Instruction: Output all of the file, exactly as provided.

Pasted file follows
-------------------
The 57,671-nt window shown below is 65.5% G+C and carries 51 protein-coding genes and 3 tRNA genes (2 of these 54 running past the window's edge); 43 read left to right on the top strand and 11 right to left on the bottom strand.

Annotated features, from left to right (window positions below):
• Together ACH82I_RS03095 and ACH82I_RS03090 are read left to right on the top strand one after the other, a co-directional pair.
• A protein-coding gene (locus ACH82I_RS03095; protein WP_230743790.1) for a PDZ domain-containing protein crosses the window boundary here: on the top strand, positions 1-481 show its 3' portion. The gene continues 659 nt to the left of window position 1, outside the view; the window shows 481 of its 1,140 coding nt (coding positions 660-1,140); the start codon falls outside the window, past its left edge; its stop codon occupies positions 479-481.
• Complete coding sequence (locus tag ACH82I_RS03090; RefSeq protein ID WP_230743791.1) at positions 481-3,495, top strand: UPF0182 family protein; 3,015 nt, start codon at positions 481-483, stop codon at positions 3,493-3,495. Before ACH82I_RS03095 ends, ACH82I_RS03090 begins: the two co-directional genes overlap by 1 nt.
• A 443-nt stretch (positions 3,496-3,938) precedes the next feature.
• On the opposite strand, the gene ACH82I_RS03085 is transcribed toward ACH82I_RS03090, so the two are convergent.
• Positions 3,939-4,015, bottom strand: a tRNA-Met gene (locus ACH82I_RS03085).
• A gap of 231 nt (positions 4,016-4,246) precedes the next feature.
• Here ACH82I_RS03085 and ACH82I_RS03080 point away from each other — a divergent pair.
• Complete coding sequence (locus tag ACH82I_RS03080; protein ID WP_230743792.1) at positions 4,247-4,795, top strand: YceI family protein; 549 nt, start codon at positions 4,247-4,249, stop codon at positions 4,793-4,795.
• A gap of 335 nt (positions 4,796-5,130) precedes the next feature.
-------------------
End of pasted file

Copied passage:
The 57,671-nt window shown below is 65.5% G+C and carries 51 protein-coding genes and 3 tRNA genes (2 of these 54 running past the window's edge); 43 read left to right on the top strand and 11 right to left on the bottom strand.

Annotated features, from left to right (window positions below):
• Together ACH82I_RS03095 and ACH82I_RS03090 are read left to right on the top strand one after the other, a co-directional pair.
• A protein-coding gene (locus ACH82I_RS03095; protein WP_230743790.1) for a PDZ domain-containing protein crosses the window boundary here: on the top strand, positions 1-481 show its 3' portion. The gene continues 659 nt to the left of window position 1, outside the view; the window shows 481 of its 1,140 coding nt (coding positions 660-1,140); the start codon falls outside the window, past its left edge; its stop codon occupies positions 479-481.
• Complete coding sequence (locus tag ACH82I_RS03090; RefSeq protein ID WP_230743791.1) at positions 481-3,495, top strand: UPF0182 family protein; 3,015 nt, start codon at positions 481-483, stop codon at positions 3,493-3,495. Before ACH82I_RS03095 ends, ACH82I_RS03090 begins: the two co-directional genes overlap by 1 nt.
• A 443-nt stretch (positions 3,496-3,938) precedes the next feature.
• On the opposite strand, the gene ACH82I_RS03085 is transcribed toward ACH82I_RS03090, so the two are convergent.
• Positions 3,939-4,015, bottom strand: a tRNA-Met gene (locus ACH82I_RS03085).
• A gap of 231 nt (positions 4,016-4,246) precedes the next feature.
• Here ACH82I_RS03085 and ACH82I_RS03080 point away from each other — a divergent pair.
• Complete coding sequence (locus tag ACH82I_RS03080; protein ID WP_230743792.1) at positions 4,247-4,795, top strand: YceI family protein; 549 nt, start codon at positions 4,247-4,249, stop codon at positions 4,793-4,795.
• A gap of 335 nt (positions 4,796-5,130) precedes the next feature.